A rural Highland Perthshire museum has been given a much-needed makeover by community payback workers through the council’s Westbank scheme.
Blair Atholl Country Life Museum applied for the work to be carried out on its building, which dates back to the 1850s and houses in its entirety the inside of the former Trinafour post office.
Jim Finnie, as volunteer at the museum, said the museum was struggling financially due to the pandemic and the building would have fallen into further disrepair without the help of the scheme.
Jim said: “We’re a museum that is struggling. All our income goes into keeping the place open.
“We were acutely aware that our post office was in pretty bad need of refurbishment and repair on the outside.
“We had to apply to the scheme and the application was that they would supply the labour if we supplied the materials.”
The volunteer praised the workers on the scheme and the Westbank project following the completion of the work.
Jim said: “We’re absolutely delighted with the scheme, the guys who came out were all enthusiastic.
“The work they were doing is important to Blair Atholl. It’s so important as custodians of local history that we look after the infrastructure as well.”
Workers restored parts of the former school that dates back 170 years and remodelled the horse ornament that is the mascot of the museum.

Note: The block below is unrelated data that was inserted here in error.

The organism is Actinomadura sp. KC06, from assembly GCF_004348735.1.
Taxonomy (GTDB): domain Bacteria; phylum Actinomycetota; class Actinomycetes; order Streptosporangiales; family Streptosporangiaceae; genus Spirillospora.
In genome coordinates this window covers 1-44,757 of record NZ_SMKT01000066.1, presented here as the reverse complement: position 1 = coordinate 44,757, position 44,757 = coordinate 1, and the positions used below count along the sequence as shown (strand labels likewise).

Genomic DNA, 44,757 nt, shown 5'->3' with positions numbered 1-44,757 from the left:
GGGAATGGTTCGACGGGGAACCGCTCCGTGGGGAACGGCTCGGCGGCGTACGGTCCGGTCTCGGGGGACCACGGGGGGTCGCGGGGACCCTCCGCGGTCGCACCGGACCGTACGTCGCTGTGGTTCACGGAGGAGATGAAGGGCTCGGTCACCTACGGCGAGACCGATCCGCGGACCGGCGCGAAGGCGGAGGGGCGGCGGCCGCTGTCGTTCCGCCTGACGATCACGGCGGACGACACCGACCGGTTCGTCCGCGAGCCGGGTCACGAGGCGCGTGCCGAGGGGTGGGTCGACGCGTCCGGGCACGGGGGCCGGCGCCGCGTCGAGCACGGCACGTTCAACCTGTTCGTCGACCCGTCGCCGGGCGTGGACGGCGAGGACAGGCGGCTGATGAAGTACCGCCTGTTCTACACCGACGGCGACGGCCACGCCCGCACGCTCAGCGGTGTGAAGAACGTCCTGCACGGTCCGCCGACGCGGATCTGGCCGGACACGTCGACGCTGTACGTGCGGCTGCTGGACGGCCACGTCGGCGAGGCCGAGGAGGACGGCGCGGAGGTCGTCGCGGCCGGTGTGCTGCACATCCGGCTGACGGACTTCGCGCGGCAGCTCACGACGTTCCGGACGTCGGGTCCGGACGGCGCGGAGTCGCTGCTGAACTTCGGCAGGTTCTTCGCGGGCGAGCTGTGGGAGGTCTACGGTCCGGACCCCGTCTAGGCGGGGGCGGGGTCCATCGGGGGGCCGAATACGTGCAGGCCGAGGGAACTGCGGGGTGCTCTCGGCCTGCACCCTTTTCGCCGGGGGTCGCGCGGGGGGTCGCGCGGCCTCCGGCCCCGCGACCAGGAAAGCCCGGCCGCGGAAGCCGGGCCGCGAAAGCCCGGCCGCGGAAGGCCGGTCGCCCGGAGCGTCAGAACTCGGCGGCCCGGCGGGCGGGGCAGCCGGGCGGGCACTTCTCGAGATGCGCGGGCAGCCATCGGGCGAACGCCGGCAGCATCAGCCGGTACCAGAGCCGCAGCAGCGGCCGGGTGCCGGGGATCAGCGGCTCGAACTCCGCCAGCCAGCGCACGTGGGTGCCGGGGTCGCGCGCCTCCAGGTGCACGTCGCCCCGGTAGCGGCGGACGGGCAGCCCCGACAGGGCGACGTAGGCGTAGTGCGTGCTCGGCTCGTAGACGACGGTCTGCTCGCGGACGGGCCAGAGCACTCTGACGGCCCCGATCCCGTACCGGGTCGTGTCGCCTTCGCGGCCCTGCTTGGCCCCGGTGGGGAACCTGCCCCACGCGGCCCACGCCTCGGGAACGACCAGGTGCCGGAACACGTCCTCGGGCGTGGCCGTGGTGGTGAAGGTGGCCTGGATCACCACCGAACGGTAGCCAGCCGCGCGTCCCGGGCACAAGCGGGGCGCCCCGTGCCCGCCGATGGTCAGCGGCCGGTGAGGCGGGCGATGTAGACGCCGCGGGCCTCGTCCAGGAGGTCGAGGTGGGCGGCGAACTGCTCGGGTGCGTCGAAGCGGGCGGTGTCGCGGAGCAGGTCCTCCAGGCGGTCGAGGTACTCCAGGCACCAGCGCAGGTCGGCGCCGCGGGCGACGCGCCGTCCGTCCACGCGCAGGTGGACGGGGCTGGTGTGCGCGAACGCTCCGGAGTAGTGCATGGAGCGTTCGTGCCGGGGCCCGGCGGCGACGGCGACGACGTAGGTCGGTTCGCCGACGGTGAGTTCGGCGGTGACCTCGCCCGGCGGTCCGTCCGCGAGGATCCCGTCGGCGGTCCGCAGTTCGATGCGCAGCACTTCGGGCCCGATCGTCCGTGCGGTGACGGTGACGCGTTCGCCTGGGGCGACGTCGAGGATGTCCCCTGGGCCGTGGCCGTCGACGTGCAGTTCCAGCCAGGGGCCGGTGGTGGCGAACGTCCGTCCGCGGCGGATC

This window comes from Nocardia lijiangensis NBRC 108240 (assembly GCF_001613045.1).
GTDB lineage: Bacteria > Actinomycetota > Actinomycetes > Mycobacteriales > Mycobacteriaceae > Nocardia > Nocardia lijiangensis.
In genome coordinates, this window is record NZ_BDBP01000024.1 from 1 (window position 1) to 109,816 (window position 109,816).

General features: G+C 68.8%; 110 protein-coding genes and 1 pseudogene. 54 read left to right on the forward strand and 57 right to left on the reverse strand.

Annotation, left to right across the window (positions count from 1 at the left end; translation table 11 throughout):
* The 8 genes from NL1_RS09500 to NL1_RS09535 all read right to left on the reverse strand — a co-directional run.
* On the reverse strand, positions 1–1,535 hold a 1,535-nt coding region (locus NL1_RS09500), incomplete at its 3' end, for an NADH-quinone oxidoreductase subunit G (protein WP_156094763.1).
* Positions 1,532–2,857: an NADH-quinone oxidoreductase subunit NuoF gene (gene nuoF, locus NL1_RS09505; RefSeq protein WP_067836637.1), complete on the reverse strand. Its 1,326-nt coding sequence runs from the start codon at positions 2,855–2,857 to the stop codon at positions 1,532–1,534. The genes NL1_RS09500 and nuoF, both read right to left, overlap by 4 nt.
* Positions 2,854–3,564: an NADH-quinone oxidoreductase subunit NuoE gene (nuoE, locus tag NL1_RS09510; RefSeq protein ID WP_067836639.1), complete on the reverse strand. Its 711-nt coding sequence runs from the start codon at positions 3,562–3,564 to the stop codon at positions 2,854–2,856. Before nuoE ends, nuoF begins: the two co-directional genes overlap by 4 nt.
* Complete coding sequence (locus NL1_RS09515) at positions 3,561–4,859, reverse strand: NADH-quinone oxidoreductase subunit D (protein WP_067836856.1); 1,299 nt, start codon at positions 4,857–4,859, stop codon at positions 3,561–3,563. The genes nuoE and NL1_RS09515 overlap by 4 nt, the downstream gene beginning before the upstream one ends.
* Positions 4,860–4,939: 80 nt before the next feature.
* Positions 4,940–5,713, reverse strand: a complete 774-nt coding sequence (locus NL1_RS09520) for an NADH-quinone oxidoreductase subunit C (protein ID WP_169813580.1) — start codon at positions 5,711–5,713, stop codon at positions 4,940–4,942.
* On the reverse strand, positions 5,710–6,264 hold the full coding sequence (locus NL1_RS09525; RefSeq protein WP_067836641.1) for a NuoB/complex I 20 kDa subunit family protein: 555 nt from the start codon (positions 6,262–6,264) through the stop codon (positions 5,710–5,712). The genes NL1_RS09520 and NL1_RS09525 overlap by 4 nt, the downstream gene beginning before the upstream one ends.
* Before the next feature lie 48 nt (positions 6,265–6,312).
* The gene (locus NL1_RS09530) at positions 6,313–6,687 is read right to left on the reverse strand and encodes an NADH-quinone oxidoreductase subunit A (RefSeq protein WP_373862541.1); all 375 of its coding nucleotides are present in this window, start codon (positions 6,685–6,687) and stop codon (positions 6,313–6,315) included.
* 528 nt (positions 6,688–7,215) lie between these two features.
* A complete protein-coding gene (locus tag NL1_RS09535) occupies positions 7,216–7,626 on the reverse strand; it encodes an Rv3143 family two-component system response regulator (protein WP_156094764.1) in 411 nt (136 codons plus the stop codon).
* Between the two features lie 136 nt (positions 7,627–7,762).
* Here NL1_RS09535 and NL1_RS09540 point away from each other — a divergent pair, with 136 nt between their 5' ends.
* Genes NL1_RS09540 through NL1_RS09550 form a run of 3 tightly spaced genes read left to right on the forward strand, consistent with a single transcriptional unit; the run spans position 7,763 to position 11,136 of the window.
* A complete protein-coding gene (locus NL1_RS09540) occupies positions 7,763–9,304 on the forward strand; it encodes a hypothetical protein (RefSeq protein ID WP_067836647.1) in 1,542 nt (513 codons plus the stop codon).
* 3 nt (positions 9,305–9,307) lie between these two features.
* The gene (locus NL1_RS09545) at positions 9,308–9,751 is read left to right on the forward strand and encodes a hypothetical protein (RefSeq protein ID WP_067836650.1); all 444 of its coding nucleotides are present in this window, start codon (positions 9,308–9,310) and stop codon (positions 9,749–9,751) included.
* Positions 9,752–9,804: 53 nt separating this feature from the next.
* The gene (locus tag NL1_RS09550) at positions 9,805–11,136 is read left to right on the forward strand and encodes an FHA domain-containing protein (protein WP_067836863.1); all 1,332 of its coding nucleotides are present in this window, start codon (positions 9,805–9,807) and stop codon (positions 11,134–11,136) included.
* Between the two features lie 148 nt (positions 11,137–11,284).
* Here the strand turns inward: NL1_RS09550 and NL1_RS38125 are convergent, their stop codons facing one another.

Part of the project saw work carried out on the prominent green hut at the back of the museum which house the post office.
“The post off ice is the interior of the old Trinafour post office that shut in 1985,” said Jim.
“It was put here and the whole interior of the post office has been faithfully restored.
“It’s a very popular part of the museum exhibit.”
The volunteer admitted the current pandemic had made a huge difference to life at the museum.
He said: “It’s been a strange year and a difficult one.
“In the best of years we sometimes struggle but this year we’re not even going to break even because of Covid.
“We’ve had a total lack of foreign visitors which are very important to us.”
Arek Nowrotek, community payback supervisor at Westbank said it was good for workers on the scheme to know their effort was appreciated.
He told The Courier: “As well as delivering benefits to the community, at Westbank we also want the community payback scheme to be meaningful for the people on it.
“This means finding them worthwhile jobs to do that give them a sense of accomplishment while learning new skills they can take with them into the workplace.
“The majority of people who take part recognise the benefit of what they are doing and it is great to hear that organisations like the Atholl Country Life Museum are pleased with their work.”